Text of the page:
Those familiar with ravens will know the broad variety of sounds these interesting birds can make. That is to say, they were not simply ‘cawing’ but were involved in a complex exchange of sounds high above. It almost seemed they were having a conversation about what lay beneath them. I’m not sure if they saw me, as I stood at the forest edge, obscured by low branches.

I watched them and listened for some time, simply enjoying the experience and decided that the raven on the closest treetop would make an interesting photo. The light made the shot feel a bit lackluster, since it was so flat and dull but I proceeded to compose the image anyways.

The first few shots I made were “OK” but not quite what I had envisioned. This soon changed as the one raven took off and the other stirred as well, about to follow the first one. It took this opportunity to compose a shot, anticipating the take-off and managed to snap the shutter at just the right moment in flight to show it with wings fully extended.

This image may appear to be black and white, but it’s full colour, simply the result of the lighting conditions and the stark contrast between the black bird and the bright sky.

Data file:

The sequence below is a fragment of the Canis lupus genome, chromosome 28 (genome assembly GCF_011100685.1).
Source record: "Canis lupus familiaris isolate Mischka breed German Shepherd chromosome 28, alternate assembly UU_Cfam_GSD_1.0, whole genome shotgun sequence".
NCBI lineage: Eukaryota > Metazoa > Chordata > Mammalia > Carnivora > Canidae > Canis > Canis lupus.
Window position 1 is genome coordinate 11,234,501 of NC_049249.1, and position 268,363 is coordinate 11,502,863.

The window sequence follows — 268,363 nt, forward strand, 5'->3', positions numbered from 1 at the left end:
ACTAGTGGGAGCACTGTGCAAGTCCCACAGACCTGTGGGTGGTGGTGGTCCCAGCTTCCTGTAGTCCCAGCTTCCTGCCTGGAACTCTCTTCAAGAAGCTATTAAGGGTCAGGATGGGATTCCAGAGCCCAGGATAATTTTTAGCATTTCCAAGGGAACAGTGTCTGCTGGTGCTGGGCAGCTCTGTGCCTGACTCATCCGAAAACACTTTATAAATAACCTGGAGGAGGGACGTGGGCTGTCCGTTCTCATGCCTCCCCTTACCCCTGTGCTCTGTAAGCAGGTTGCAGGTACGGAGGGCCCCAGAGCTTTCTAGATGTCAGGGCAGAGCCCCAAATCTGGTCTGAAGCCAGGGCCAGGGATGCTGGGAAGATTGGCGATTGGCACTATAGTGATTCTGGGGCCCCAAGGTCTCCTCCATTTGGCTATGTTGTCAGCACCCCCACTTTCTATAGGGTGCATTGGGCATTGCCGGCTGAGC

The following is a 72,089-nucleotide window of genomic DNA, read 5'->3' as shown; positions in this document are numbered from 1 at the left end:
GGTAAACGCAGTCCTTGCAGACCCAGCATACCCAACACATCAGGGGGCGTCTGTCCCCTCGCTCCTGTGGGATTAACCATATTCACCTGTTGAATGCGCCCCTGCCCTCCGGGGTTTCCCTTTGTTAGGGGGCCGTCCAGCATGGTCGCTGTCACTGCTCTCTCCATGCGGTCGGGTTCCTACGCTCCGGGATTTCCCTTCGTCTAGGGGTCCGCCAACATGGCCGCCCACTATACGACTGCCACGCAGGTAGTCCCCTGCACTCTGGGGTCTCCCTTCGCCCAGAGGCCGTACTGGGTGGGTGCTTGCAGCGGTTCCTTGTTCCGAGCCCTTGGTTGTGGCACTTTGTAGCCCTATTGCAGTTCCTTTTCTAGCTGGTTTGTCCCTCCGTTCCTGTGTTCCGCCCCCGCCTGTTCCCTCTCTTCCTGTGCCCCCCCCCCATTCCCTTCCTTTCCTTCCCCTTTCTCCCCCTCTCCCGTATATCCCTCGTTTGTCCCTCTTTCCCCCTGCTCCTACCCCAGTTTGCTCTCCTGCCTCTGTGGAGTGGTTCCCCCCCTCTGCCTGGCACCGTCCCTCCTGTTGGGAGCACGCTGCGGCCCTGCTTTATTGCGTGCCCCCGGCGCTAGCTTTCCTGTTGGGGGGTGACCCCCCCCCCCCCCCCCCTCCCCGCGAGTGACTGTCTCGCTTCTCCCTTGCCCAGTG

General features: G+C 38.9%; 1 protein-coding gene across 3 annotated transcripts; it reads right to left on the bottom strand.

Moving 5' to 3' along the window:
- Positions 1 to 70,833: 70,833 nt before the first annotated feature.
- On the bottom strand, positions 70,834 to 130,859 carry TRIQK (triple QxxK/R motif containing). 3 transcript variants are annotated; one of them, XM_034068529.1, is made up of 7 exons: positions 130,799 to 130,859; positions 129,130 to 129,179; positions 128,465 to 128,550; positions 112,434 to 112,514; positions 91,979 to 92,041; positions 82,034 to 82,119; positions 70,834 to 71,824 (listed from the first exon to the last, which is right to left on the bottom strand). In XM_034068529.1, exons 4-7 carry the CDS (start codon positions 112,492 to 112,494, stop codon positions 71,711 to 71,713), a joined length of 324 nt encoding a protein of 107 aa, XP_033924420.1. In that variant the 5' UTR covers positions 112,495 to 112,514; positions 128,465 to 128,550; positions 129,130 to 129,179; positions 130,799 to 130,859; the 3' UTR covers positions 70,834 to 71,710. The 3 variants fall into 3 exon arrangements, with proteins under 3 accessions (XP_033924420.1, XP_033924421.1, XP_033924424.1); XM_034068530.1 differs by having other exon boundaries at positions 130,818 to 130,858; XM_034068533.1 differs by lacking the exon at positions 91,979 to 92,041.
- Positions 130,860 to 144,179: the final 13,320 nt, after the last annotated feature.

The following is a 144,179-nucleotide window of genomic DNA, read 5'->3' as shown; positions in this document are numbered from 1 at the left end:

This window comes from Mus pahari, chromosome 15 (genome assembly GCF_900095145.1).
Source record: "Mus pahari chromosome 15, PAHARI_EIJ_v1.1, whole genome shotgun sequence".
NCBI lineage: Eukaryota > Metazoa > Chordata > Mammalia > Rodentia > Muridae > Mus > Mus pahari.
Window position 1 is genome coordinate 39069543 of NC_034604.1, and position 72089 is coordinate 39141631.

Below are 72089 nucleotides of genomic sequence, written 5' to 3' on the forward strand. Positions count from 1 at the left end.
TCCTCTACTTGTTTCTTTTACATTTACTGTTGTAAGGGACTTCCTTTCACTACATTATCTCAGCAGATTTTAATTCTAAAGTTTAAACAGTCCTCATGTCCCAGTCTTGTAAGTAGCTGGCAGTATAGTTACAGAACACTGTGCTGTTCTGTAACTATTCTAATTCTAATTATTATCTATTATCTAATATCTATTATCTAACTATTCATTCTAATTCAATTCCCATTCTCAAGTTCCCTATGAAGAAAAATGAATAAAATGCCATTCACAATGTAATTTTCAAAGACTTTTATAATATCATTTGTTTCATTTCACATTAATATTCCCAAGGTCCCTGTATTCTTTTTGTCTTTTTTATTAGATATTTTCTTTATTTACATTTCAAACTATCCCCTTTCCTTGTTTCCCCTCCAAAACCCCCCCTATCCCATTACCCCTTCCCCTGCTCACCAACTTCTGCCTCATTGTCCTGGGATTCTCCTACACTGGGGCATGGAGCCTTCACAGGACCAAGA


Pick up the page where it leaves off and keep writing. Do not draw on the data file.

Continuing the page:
What made this even more challenging was the fact that I had gone to the forest to get some close ups of the spring flowers, so only had my 90mm macro lense with me to make this image and my camera was still set at a fairly high ISO for lower light. It all worked out alright, I think.

Nikon D800
Tamron SP AF 90mm f/2.8 Di Macro 1:1 (272ENII)@90mm

1/2000 sec, f/10.0, ISO 400

For more images like this, please visit my website (images are available for purchase)

“Rusty Shores”


“Beneath the rust and grime which dulls the shine of our weathered hearts, joy patiently waits to be rediscovered” 
― John Mark Green

For my photography, image titles often come quite easily. As I venture into the world of acrylic painting, I’m finding that that’s not the case. Perhaps it’s the extended creation process, where I am spending a longer period of time creating the art itself?

Photos come naturally to me. I see a scene before me that is interesting, compose the image, set lighting, exposure and depth of field, and voila! I have a photo that I am generally pleased with.

The same holds true with painting. There is a lot of thought that goes into the process that I had not considered until I started painting a few short years ago and I have not been doing much lately. But now, I have taken a course and understand that the creative process is very similar and all the elements that make a good photo also hold true for painting.